Then there’s Gluth, who has a 1 casting cost weapon, Jaws, that has a durability of 5, and which gains 2 attack any time that a minion dies who comes equipped with deathrattle. His hero power is kind of badass, too; it turns the health of all enemy (i.e., all of your) minions to 1. This comes in really handy when Jaws is equipped. Obviously, this means that low health, low casting cost minions will be your best bet against Gluth as well as Patchwerk. Believe it or don’t, I actually didn’t think to wipe my decks of deathrattles (which I learned the hard way do nothing but beef up his weapon); I did, however, wind up keeping in some freezing spells/minions, and I always include a few low casting cost taunts. Those things seemed to work well in my accidental, lazy aggro deck. Speaking of deathrattles and taunts, Gluth obviously was hip to his own game, playing several of these cards himself. I probably don’t have to tell you, but will because I liked the sound of my own voice, that silences and that high-utility card Acidic Swamp Ooze are your friend for this bout. Friends tell me that a Paladin deck is incredibly effective for this boss, but I didn’t try to use him myself. Because I’m mad at it. And we’re not speaking right now. Zombie Chow, a 1 to cast 2/3 card with has a deathrattle that restores 5 health your hero.
Thaddius brings it home with the Polarity Shift hero ability, a free-to-cast power which swaps the health and the attack of every minion on the board. I’m really bad at math, so this was a really intimidating concept for me at first. However, there were some cool side effects that I couldn’t have predicted initially. For example, minions with zero attack die immediately (which makes sense, I guess, since inversely that means that they have no health…another way of saying dead). I wish I could say that I discovered that on my own, but I actually know that because (as I suspect he’ll do to every player) Thaddius played that on me. He plays this hero power every turn (or at least he did in both of the matches that I played against him), so keep that in mind when you’re selecting minions. This was actually the easiest challenger of them all, so my advice here was just not to be intimidated by the gimmicks and go into the fray knowing about the inversion that is to come. Wailing Soul, a 4 casting cost card with a 3/5 is what you’ll get for your troubles, and this card silences all of your own minions when played.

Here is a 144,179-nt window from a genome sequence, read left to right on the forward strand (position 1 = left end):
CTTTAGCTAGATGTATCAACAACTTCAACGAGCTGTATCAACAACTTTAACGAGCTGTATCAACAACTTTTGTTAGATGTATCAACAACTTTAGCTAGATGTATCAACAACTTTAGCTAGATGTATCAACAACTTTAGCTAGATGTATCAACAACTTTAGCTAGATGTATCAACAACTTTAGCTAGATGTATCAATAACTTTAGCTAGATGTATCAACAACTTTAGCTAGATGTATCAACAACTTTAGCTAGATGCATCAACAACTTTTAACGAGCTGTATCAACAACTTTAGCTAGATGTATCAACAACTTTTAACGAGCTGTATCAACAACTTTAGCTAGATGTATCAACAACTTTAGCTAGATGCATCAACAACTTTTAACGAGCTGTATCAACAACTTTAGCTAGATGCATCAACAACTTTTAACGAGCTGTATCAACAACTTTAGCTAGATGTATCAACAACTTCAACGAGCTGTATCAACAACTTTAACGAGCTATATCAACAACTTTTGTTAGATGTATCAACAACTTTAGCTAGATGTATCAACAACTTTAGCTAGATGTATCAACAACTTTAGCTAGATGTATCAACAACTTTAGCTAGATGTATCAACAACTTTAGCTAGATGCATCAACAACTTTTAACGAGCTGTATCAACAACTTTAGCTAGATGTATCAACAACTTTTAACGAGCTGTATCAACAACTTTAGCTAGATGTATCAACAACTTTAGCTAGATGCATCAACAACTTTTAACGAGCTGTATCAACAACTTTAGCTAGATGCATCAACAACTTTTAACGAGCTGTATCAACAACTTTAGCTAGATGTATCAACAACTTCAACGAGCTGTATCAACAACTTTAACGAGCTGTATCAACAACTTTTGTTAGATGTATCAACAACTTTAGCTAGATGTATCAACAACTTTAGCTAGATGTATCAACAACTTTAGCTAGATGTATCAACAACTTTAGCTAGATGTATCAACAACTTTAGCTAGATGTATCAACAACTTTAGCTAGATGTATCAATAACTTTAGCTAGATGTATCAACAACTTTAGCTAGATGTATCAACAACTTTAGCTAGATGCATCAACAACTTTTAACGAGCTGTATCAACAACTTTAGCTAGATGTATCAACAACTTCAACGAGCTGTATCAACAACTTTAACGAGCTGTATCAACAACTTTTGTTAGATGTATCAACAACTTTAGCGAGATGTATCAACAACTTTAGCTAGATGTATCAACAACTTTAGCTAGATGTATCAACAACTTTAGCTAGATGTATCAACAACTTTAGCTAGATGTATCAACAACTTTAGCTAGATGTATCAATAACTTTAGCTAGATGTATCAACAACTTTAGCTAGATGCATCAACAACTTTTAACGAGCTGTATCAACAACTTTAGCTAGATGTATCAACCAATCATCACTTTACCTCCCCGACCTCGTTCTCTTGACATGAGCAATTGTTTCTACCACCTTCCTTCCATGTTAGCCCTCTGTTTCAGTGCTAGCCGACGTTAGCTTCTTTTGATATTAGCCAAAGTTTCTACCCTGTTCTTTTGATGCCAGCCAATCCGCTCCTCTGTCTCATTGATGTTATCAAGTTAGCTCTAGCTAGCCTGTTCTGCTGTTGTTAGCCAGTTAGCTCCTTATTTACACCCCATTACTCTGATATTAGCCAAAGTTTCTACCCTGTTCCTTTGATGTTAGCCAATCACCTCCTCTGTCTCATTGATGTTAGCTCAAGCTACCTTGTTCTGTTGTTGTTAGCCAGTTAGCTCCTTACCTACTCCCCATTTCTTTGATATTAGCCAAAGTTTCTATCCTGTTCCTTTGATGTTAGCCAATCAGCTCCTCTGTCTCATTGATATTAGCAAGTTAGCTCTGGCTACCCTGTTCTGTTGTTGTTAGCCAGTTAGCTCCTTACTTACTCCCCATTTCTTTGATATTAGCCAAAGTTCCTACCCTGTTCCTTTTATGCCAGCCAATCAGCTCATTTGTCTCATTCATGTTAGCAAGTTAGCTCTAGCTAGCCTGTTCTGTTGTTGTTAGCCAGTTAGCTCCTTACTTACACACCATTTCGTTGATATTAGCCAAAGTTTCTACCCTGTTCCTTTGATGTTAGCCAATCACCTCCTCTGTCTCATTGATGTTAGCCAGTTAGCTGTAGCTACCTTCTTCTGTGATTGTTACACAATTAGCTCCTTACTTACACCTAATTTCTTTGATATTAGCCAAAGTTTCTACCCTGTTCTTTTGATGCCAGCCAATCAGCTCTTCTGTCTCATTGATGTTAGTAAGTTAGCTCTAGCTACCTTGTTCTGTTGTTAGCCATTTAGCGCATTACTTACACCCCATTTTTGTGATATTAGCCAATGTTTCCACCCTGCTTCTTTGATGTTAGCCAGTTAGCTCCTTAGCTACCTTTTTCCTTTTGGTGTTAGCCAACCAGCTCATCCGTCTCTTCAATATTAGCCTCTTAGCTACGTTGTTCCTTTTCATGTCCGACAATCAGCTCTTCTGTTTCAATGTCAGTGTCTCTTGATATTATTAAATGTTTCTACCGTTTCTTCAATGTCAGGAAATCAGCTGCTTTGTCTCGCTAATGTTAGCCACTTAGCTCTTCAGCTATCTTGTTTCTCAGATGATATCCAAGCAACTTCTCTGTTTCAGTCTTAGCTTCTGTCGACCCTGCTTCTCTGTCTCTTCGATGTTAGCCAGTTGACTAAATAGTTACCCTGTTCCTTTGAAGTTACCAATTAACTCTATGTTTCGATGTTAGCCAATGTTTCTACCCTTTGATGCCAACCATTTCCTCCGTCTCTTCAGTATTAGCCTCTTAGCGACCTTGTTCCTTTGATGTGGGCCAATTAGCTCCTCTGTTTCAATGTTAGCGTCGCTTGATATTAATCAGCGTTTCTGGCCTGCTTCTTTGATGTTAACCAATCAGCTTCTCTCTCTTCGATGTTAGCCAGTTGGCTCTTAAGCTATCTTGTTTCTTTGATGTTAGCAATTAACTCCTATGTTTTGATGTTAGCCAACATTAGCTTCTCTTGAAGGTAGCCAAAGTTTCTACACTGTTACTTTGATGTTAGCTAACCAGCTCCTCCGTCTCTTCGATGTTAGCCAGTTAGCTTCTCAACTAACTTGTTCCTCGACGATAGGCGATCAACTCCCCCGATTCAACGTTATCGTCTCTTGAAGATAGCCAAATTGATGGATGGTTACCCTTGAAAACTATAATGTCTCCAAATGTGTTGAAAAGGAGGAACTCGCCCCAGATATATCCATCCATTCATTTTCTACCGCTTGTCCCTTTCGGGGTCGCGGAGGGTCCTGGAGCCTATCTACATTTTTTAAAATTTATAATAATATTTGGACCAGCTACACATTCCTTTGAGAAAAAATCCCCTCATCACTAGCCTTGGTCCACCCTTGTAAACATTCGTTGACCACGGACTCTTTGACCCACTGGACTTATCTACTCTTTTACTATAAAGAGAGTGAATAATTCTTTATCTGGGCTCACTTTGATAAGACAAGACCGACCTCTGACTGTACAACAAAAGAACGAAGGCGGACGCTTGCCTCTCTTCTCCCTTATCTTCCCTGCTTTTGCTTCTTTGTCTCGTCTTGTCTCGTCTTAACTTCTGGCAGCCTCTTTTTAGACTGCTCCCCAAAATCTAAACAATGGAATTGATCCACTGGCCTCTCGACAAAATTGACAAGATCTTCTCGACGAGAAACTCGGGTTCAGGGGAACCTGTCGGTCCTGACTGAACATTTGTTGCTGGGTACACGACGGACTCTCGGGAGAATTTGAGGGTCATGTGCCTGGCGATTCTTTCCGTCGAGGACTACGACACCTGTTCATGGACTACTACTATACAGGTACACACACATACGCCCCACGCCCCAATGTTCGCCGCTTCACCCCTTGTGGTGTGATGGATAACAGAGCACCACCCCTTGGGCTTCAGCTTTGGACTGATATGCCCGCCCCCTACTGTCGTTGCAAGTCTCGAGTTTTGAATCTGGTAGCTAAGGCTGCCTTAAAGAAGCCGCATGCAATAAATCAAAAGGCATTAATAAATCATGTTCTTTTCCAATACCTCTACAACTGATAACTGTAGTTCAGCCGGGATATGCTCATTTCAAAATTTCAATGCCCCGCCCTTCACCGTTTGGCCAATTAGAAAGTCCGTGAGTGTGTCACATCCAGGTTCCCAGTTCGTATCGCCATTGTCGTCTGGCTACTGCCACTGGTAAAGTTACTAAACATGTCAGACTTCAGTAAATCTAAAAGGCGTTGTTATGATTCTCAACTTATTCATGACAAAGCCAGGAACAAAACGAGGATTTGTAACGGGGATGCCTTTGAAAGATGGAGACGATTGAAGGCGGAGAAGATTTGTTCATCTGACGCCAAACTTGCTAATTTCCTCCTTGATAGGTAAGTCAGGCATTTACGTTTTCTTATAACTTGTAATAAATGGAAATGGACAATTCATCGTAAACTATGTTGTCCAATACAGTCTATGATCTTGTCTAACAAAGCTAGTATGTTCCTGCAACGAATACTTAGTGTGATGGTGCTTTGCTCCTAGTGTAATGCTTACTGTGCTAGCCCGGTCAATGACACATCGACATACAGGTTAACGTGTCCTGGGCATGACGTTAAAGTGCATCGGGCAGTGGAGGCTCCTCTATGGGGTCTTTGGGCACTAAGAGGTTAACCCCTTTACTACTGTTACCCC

Bring an end to the CQ as a whole, and you will earn these two gems: Feugen for 5 casting cost, who is a 4/7. His deathrattle is that if Stalagg also died this game, to summon Thaddius. Likewise, Stalagg is a 5 to cast 7/4 with a deathreattle that summons Thaddius if Feugen has also died in this game. Pretty cute.
Class challenges for the Construct Quarter are for the Priest against Thaddius and the Warrior against Grobbulus. Successful completion of the challenge with the Priest will earn you a Dark Cultist card, a 3 to cast ¾ that gives a random, friendly minion +3 health. Diffuse Grobbulus using the Warrior to unlock Death’s Bite (a 4 to cast weapon with 2 durability that deals 1 damage to all minions once its deathrattle is triggered). As in previous class challenges, both heroes come equipped with pre-fab decks that–I think–make victories a pretty quick study in what developers want you to learn from testing out these new cards. I love the way that class challenges keep players all on level ground.
As in previous quarters, heroic mode is not to be trifled with. I’m still messing around with it now, so I can’t really report what works best for me and what doesn’t. It’s all just good fun so far. A great proving ground for all of those new cards that we’ve earned thus far, and good practice for facing off against Kel’Thuzad.
I can also report, although I don’t really want this to get around, that I was wrong and my beau was right. At least in this one instance, I can see where paying to unlock every quarter in Naxxramas was worth the cash. I have had to work double time to try and accrue enough gold to gain access, and this week I just did’t have enough. I coyly asked for screen shots “to compare notes,” and so you will see that Battle.net user Lash owns the victories in this review. Boo.